Haddock (Melanogrammus aeglefinus))
Protein-16.32%, Fat-0.45%, Water-83.38%
The name haddock is used in Britain to describe only one species, Melanogrammus aeglefinus, and there are no other English common names for it. The vast majority of haddocks landed in Britain are between 30 and 70 cm. The haddock feeds mainly on shellfish, sea urchins, worms, and small fish like sand eels and capelin. The haddock is found on both sides of the north Atlantic but is more abundant on the European side. The chemical composition of haddock flesh is similar to that of cod and other members of the cod family. Single fillets are taken from large haddocks, but most small haddocks are block filleted, for sale fresh or frozen, or for making golden cutlets. A block fillet is the flesh cut from both sides of the fish, the two pieces remaining joined along the back. The fillets may be marketed with or without skin, but the skin with its distinctive ‘thumbprint’ is often left on the fillet to enable the buyer to distinguish the haddock from less valuable species. Increasing amounts of small haddock fillets are used for the manufacture of laminated blocks, that is frozen blocks of skinless, boneless fillets which can be cut into pieces of uniform size and weight for sale as fish fingers or portions. The haddock is used to make a number of smoked white fish products, notably the finnan haddock and similar cured products, the golden cutlet and smoked single fillet, all of which are cold smoked, and the smokie, which is hot smoked.
English seaport of Grimsby has been famous for smoked haddock. The UK’s Department for Environment, Food and Rural Affairs (DEFRA), defines Traditional Grimsby smoked fish “as fillets of cod and haddock, weighing between 200 and 700 grams, which have been cold smoked in accordance with the traditional method and within a defined geographical area around Grimsby. In 2009, Traditional Grimsby smoked fish was awarded Protected Geographical Indication (PGI) status by the European Commission.
The finnan haddock, or finnan, is made by beheading a medium sized gutted haddock, cleaning the gut cavity by removing the black skin and any traces of blood and kidney lying beneath the backbone, and then splitting the fish open by cutting along the underside from neck to tail; in the so-called London cut the backbone lies on the left side of the split fish, whereas in the Aberdeen cut the backbone is on the right. The split fish are brined for 7-15 minutes in an 80° brine, depending on size; for example a haddock 16” (40 cm) long and weighing about 18 oz (½ kg) requires about 10 minutes. No dye is added to the brine. (Add 2.2 lbs of salt to 1 gallon of water. This makes 80 degrees brine). The brined fish are either tentered or speated, and left to drain for a time so that a good surface gloss develops. The fish are smoked at 80° F (27° C); a ½ kg fish takes about 3½ hours in a mechanical kiln, but smaller fish may take only 3 hours, whereas large haddock may take 4 hours or more to attain the desired pale straw color.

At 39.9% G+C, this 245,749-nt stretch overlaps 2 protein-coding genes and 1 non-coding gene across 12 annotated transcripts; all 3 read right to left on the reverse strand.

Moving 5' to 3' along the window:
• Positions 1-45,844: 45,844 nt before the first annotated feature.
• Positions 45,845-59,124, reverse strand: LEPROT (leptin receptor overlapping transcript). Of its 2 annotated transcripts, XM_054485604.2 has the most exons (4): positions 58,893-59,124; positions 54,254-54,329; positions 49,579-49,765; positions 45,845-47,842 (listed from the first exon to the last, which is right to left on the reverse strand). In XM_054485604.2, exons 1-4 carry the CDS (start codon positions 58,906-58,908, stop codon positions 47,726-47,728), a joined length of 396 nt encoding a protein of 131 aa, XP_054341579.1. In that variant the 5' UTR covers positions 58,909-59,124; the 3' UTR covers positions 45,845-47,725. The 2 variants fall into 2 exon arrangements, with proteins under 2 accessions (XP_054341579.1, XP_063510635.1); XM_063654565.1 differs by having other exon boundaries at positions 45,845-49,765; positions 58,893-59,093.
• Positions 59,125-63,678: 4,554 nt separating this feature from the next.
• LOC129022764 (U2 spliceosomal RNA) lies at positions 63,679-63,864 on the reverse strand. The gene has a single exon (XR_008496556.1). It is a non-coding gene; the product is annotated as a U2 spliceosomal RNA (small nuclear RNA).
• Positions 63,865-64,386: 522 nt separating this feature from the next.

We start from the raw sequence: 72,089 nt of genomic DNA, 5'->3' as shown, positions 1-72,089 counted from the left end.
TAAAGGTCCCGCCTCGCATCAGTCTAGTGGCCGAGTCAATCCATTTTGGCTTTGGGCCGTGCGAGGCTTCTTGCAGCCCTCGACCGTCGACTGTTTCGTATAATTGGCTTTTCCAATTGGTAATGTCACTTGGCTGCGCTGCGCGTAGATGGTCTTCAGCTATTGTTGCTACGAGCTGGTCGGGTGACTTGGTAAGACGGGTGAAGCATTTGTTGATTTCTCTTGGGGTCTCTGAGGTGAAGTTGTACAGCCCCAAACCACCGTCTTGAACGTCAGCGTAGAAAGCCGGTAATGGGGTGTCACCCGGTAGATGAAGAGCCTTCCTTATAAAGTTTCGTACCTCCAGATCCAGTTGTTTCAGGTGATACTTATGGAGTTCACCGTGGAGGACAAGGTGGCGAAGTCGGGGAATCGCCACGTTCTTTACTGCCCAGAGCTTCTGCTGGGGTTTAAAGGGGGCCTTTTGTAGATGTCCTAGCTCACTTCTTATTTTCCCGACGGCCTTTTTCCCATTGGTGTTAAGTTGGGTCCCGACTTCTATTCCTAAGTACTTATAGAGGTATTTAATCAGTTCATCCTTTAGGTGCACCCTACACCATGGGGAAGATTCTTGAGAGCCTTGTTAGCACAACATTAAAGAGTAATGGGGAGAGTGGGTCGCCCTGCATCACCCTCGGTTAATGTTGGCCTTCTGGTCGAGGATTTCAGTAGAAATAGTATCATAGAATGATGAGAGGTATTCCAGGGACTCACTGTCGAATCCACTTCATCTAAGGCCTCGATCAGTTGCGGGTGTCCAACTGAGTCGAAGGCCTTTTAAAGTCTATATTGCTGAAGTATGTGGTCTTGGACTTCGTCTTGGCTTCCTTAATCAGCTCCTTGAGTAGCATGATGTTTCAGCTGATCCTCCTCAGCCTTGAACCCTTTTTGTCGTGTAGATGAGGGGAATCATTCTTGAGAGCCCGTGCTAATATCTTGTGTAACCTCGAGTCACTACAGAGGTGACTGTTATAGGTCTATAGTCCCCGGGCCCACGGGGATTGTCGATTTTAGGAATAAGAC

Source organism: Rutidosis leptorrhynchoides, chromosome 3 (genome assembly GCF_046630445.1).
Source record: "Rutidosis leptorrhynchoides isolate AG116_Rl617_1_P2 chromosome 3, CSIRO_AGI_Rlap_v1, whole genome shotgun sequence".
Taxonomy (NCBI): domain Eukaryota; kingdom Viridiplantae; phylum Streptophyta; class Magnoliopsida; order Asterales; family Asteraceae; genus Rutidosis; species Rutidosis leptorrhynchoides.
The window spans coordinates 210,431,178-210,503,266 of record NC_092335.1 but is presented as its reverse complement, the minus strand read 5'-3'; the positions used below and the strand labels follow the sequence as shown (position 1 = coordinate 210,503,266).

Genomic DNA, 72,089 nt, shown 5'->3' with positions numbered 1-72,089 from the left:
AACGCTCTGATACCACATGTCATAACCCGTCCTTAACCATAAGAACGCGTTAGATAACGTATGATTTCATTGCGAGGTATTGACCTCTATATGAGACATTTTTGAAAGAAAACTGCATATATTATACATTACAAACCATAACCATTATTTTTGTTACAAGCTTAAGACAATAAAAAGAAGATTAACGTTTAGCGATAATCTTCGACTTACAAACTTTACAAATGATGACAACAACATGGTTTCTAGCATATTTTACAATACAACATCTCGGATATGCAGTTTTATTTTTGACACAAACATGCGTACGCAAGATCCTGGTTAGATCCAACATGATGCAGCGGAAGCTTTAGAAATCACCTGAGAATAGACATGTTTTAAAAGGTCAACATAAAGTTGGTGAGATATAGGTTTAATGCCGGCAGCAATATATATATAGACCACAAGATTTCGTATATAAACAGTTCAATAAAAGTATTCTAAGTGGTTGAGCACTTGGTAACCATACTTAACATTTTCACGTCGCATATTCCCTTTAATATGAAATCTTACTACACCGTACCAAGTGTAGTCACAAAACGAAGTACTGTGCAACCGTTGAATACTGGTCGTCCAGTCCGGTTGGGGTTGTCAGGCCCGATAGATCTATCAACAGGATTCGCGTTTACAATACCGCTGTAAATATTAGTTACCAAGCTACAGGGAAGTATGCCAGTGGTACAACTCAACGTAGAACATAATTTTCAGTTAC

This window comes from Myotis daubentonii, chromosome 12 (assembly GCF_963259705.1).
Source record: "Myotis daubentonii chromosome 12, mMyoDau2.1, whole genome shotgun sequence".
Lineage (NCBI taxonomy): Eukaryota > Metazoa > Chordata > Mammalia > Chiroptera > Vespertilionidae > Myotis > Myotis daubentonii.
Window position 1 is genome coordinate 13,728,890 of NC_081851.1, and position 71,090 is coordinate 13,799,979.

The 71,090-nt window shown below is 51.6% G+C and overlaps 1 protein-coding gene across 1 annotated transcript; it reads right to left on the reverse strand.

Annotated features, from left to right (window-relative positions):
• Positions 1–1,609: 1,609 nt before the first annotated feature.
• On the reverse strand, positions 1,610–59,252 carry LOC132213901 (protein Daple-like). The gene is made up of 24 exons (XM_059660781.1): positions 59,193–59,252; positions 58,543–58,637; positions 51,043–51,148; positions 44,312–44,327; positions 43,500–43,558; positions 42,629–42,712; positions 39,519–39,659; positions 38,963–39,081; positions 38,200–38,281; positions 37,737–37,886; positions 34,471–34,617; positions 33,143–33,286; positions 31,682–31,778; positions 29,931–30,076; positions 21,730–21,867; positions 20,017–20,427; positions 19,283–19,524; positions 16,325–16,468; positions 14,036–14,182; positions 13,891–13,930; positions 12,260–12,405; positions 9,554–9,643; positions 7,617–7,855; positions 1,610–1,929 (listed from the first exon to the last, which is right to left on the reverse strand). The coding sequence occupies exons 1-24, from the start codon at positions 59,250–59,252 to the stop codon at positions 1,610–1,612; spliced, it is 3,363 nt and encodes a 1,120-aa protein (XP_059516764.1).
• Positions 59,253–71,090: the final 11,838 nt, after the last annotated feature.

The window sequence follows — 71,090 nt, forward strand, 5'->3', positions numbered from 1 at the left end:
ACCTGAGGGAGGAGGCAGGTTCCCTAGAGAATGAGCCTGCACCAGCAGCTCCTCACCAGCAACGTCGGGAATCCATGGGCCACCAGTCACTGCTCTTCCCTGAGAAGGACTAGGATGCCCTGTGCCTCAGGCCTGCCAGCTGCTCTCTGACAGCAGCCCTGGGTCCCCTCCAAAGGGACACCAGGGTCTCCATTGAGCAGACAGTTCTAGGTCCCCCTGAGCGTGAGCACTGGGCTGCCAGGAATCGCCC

Golden Cutlets (block fillets)
The golden cutlet is made from a block fillet of haddock or whiting. The fillet is brined for about 3 minutes in 80° brine, laid over banjoes or tentered by the tail, left to drain and to develop a gloss on the cut surface for about 2 hours and then smoked at 80° F (27° C); cutlets take 2-2½ hours in a mechanical kiln. A small amount of dye is usually added to the brine bath.
The pales are made mainly from small haddock, less than 0.75 lb, and they are smoked so lightly that they have only the barest detectable smoky flavour and almost no yellow color. The fish are beheaded, cleaned and split along the belly so that the backbone remains on the left side of the fish. Fish are brined in 80º brine for 4-5 minutes, drained and smoked at 80° F (27° C) for 2.5 hours.
Single fillets with the skin on, taken from medium and large haddocks, are brined for 4-10 minutes depending on size in 80° brine to which dye may be added, laid over screens and drained for at least 2 hours, and then smoked at 80° F (27° C) for 5 hours. The skin is left on not only to distinguish smoked haddock from smoked cod, but also to prevent the softer flesh of the haddock from gaping and tearing too much.
Smokies are hot smoked small haddocks. The fish are beheaded and the gut cavity cleaned out. Gutted haddocks weighing 0.5 - 0.75 lb are selected. The first smokies were made in Arbroath, south of Aberdeen in Scotland. The smoked haddocks were called smokies due to their dark tarry appearance which was the result of smoking in a barrel over a fire. The fish are tied together by the tail in pairs and brined for 30-45 minutes in 80º brine. (Add 2.2 lbs of salt to 1 gallon of water. This makes 80 degrees brine).
The brined haddocks are hung over smokesticks and:
- smoked at 176 - 194° F (80-90° C) for 1 hour. This dries out the skin and will help to obtain golden brown color.
- smoked at 110 - 120° F (43 - 49° C) for 1 hour.
- cooked with smoke at 160 - 170° F (72 - 77° C) for 1 hour.
- The finished product can be eaten without further cooking.